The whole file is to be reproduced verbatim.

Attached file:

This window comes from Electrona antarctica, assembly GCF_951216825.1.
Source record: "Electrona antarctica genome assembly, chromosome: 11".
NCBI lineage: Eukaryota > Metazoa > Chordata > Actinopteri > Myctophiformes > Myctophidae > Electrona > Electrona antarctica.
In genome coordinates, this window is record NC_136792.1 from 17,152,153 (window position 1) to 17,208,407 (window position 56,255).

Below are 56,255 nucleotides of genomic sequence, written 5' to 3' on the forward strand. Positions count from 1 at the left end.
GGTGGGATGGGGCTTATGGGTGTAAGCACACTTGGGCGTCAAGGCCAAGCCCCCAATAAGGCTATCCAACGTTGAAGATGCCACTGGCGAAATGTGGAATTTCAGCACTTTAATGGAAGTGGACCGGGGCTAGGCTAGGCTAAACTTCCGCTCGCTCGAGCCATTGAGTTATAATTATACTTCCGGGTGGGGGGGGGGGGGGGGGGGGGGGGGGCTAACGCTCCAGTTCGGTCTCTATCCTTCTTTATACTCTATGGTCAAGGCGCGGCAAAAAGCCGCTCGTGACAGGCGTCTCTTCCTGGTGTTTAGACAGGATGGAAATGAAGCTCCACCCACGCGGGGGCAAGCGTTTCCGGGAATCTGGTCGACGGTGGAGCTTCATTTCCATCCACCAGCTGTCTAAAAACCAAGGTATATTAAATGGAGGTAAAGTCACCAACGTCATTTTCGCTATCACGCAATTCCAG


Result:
This window comes from Electrona antarctica, assembly GCF_951216825.1.
Source record: "Electrona antarctica genome assembly, chromosome: 11".
NCBI lineage: Eukaryota > Metazoa > Chordata > Actinopteri > Myctophiformes > Myctophidae > Electrona > Electrona antarctica.
In genome coordinates, this window is record NC_136792.1 from 17,152,153 (window position 1) to 17,208,407 (window position 56,255).

Below are 56,255 nucleotides of genomic sequence, written 5' to 3' on the forward strand. Positions count from 1 at the left end.
GGTGGGATGGGGCTTATGGGTGTAAGCACACTTGGGCGTCAAGGCCAAGCCCCCAATAAGGCTATCCAACGTTGAAGATGCCACTGGCGAAATGTGGAATTTCAGCACTTTAATGGAAGTGGACCGGGGCTAGGCTAGGCTAAACTTCCGCTCGCTCGAGCCATTGAGTTATAATTATACTTCCGGGTGGGGGGGGGGGGGGGGGGGGGGGGGGCTAACGCTCCAGTTCGGTCTCTATCCTTCTTTATACTCTATGGTCAAGGCGCGGCAAAAAGCCGCTCGTGACAGGCGTCTCTTCCTGGTGTTTAGACAGGATGGAAATGAAGCTCCACCCACGCGGGGGCAAGCGTTTCCGGGAATCTGGTCGACGGTGGAGCTTCATTTCCATCCACCAGCTGTCTAAAAACCAAGGTATATTAAATGGAGGTAAAGTCACCAACGTCATTTTCGCTATCACGCAATTCCAG